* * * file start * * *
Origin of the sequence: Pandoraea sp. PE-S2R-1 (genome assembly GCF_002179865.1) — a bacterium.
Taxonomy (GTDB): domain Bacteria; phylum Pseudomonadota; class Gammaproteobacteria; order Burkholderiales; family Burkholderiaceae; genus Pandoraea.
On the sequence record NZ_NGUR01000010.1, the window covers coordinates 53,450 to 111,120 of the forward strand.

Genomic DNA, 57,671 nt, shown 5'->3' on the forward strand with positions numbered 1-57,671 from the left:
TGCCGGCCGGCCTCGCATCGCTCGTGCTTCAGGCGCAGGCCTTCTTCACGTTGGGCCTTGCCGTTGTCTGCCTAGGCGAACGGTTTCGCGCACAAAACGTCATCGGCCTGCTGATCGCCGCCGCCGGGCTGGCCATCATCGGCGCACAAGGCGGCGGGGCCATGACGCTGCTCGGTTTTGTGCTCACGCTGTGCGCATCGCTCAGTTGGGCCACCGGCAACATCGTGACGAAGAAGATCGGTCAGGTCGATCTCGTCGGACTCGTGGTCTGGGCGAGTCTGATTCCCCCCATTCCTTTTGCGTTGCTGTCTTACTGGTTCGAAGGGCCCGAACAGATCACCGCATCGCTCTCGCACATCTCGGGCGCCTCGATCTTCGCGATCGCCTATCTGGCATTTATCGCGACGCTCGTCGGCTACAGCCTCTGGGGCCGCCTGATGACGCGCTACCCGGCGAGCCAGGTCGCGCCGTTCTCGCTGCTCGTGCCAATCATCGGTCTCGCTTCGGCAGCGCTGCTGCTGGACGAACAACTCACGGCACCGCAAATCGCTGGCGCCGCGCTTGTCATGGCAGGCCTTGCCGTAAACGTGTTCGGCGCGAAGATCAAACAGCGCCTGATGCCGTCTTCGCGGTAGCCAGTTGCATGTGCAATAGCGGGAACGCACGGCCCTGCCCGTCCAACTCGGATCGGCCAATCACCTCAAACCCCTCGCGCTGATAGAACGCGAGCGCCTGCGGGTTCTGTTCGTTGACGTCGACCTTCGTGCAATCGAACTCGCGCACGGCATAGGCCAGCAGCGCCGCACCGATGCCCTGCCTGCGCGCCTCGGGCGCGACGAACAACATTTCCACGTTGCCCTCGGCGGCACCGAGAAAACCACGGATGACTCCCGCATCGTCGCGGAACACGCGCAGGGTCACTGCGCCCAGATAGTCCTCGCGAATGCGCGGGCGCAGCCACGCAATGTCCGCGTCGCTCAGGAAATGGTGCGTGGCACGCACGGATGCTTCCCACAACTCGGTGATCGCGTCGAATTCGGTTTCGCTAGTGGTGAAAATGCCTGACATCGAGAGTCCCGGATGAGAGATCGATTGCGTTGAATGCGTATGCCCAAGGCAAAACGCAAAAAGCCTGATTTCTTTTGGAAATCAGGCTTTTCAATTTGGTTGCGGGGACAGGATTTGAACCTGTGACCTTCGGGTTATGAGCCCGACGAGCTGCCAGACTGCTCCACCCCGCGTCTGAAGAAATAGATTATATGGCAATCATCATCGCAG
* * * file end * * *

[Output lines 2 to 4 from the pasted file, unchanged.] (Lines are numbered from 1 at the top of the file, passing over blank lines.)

Taxonomy (GTDB): domain Bacteria; phylum Pseudomonadota; class Gammaproteobacteria; order Burkholderiales; family Burkholderiaceae; genus Pandoraea.
On the sequence record NZ_NGUR01000010.1, the window covers coordinates 53,450 to 111,120 of the forward strand.

Genomic DNA, 57,671 nt, shown 5'->3' on the forward strand with positions numbered 1-57,671 from the left: